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Younger, well-educated social media users more likely to spot fake news

Research at the School has found that training could be an effective strategy to reduce the spread of misinformation online.

The study, by Associate Professor Spyros Angelopoulos, also found that younger and highly educated social media users are more likely to spot fake news online after receiving the training. The research argues that the training protocols could be effective in reducing the spread of misinformation online and should be in place for all social media users.

Looking into how training can help spot fake news

The researchers were keen to understand whether training protocols on identifying fake news would make it easier for social media users to recognise unreliable, or untrue statements, and reduce the amount, and impact, of fake news shared online.

The study had over 400 participants from a range of ages, demographics, and education backgrounds, who were split into two groups: those who received relevant training, and those who did not. All participants were then shown news articles, both real and fake and were asked to identify the ones that they perceived as fake.

Could it really work?

The study showed that those participants who received the training protocol were more likely to spot fake news. There was also a correlation between the age and the level of education of social media users and the likelihood of them spotting fake news, with younger, highly educated users being the most likely.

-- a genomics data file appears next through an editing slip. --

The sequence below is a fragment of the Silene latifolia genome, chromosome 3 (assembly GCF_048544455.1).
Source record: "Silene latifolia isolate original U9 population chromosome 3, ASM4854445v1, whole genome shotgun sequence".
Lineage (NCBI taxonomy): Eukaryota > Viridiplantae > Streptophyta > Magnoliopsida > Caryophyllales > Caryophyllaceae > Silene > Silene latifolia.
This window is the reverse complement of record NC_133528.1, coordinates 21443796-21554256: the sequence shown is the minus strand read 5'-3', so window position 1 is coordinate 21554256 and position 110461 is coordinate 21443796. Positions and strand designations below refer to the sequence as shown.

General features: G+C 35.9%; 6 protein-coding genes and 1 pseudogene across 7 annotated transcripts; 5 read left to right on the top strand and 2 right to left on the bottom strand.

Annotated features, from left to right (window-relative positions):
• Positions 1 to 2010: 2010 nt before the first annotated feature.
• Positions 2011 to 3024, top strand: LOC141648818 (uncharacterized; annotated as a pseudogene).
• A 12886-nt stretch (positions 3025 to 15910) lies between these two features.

“It’s difficult to place responsibility on which organisations should be removing and blocking fake news online. Though some social networking sites have begun removing posts of users who spread fake news, the threat is ever greater due to the emergence of new technologies such as deepfakes.

It is, thus, imperative that social media users can identify which news stories are fake, so that the wider public is not affected—be it politically, health-wise or societally—by the spread of misinformation.” Dr Spyros Angelopoulos

More needs to be done

These findings suggest that there is more to be done for tackling fake news on social media. Greater levels of identification and reporting will reduce the spread of fake news, and the researchers suggest that short training protocols should be in place to educate social media users and assist in countering the negative effects of misinformation.

Such training is likely to also encourage social media users to obtain a more balance view of the news they consume, instead of often being stuck in political silos and information bubbles on social media.

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